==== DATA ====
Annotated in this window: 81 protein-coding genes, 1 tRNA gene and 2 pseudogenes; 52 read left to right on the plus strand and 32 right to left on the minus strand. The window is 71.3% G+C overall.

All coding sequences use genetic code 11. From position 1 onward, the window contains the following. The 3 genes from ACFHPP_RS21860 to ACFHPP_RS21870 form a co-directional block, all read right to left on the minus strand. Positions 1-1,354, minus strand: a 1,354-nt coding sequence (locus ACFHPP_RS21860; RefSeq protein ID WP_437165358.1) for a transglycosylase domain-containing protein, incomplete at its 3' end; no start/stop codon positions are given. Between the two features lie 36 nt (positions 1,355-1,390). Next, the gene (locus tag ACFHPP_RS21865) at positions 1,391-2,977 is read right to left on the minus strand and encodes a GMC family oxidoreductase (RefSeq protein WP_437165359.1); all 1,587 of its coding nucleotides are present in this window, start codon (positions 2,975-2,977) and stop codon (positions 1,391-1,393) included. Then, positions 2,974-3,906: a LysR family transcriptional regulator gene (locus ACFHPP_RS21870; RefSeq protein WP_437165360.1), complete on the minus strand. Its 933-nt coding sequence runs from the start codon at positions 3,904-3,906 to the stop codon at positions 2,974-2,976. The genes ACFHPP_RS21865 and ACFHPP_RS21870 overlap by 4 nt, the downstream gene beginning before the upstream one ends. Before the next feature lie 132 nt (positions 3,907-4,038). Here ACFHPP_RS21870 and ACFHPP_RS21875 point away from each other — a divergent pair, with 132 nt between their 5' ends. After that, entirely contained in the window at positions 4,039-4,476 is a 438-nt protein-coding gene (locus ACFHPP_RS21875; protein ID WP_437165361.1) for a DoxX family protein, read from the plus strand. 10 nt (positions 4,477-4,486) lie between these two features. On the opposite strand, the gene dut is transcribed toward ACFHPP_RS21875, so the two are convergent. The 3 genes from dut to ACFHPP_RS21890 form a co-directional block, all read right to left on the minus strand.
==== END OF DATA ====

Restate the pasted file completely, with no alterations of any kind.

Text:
Annotated in this window: 81 protein-coding genes, 1 tRNA gene and 2 pseudogenes; 52 read left to right on the plus strand and 32 right to left on the minus strand. The window is 71.3% G+C overall.

All coding sequences use genetic code 11. From position 1 onward, the window contains the following. The 3 genes from ACFHPP_RS21860 to ACFHPP_RS21870 form a co-directional block, all read right to left on the minus strand. Positions 1-1,354, minus strand: a 1,354-nt coding sequence (locus ACFHPP_RS21860; RefSeq protein ID WP_437165358.1) for a transglycosylase domain-containing protein, incomplete at its 3' end; no start/stop codon positions are given. Between the two features lie 36 nt (positions 1,355-1,390). Next, the gene (locus tag ACFHPP_RS21865) at positions 1,391-2,977 is read right to left on the minus strand and encodes a GMC family oxidoreductase (RefSeq protein WP_437165359.1); all 1,587 of its coding nucleotides are present in this window, start codon (positions 2,975-2,977) and stop codon (positions 1,391-1,393) included. Then, positions 2,974-3,906: a LysR family transcriptional regulator gene (locus ACFHPP_RS21870; RefSeq protein WP_437165360.1), complete on the minus strand. Its 933-nt coding sequence runs from the start codon at positions 3,904-3,906 to the stop codon at positions 2,974-2,976. The genes ACFHPP_RS21865 and ACFHPP_RS21870 overlap by 4 nt, the downstream gene beginning before the upstream one ends. Before the next feature lie 132 nt (positions 3,907-4,038). Here ACFHPP_RS21870 and ACFHPP_RS21875 point away from each other — a divergent pair, with 132 nt between their 5' ends. After that, entirely contained in the window at positions 4,039-4,476 is a 438-nt protein-coding gene (locus ACFHPP_RS21875; protein ID WP_437165361.1) for a DoxX family protein, read from the plus strand. 10 nt (positions 4,477-4,486) lie between these two features. On the opposite strand, the gene dut is transcribed toward ACFHPP_RS21875, so the two are convergent. The 3 genes from dut to ACFHPP_RS21890 form a co-directional block, all read right to left on the minus strand.